And there’s a smattering of sweets to sate even the most voracious sweet tooth, like the loukoumades: doughnuts served with honey, cinnamon and crushed walnuts, and the halva ice cream: sesame seed and cocoa candy blended with vanilla ice cream.
A first generation Greek Australian, Lazaros was born in Melbourne to parents who arrived in the late 1950s. But the story behind the restaurant’s name is embedded in a tale from the generation before. Pireaus is the ancient port of Athens. Today, it’s the city’s major port for locals and tourists coming and going from the Aegean Islands and beyond, to Cyprus and the Middle East.
For Lazaros’ paternal grandfather (who he is named after, Lazaros), it was a place of arrival, and displacement. Lazaros was a Greek Orthodox Christians born in Turkey when it was a Hellenic country, Asia Minor. Then the Geneva Convention of 1923 decreed that anyone of Greek Orthodox background had to leave Turkey, and anyone of Muslim background had to leave Greece.
“His family had been living in Asia Minor for a long time; it was their homeland. But my grandfather and his family got rounded up. They lost all their possessions; they got put on boats. They arrived in Athens, at the port of Pireaus.”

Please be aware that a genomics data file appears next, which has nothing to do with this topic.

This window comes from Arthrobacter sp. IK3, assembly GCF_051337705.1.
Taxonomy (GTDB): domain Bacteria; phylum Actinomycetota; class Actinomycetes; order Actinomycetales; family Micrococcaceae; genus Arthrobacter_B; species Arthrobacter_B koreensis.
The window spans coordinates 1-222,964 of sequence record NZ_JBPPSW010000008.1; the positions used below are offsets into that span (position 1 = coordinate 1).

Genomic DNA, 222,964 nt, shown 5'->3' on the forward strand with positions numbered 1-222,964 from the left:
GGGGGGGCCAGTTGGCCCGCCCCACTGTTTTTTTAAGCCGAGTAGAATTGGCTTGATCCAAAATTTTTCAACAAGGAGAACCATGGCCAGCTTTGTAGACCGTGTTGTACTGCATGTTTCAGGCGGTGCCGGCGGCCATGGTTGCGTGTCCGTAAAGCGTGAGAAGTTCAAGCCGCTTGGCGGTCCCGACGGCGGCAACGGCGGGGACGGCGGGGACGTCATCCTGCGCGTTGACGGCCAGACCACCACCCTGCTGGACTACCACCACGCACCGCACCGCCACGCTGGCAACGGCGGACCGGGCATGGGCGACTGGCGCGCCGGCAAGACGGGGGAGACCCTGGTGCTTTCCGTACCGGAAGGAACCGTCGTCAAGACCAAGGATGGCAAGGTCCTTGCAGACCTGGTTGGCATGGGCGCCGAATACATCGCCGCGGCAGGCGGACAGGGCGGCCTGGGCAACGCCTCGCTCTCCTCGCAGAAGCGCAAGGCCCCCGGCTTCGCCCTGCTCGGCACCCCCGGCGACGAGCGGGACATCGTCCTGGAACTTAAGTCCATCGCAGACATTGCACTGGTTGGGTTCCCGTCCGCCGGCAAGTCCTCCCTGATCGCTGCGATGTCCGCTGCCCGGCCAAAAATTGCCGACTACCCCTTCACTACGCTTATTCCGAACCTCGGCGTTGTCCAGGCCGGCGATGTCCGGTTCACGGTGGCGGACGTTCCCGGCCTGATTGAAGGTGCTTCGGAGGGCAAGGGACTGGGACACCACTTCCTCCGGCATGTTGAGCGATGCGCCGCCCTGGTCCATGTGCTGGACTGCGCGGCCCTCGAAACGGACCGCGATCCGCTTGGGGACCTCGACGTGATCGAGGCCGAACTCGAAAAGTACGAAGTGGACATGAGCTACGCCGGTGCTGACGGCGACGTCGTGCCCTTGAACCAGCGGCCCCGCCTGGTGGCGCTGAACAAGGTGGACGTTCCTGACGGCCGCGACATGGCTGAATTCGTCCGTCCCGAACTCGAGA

“But they had no Greek; they just had their own dialect. They couldn’t mix in with the locals very well. So they created a culture of blues clubs, and they sang the blues – the Pireaus Blues – to remember their homeland.”
You’ll hear this style of blues music playing most days, and nights, at Pireaus Blues. It’s beautiful, haunting, bittersweet music with lyrics describing lost loves, lost homelands, lost opportunities.
But if the story behind Pireaus Blues is a touch bittersweet, the atmosphere is anything but.
“Family dining in Greek tradition – deipnos is the word we use – is a gathering of people to sit and discuss and enjoy and share,” explains Lazaros.
“Deipnos is about Mum putting food on the table and everyone sharing. We get together and talk about our days. Hellenic culture is all about food, and family; food keeps the family unit revolving.”
Address: 310 Brunswick Street, Fitzroy, Melbourne, Vic 3065, Australia
Telephone: +61 3 9417 0222
Hours: Sunday to Thursday, noon-10pm; Friday and Saturday, noon-11pm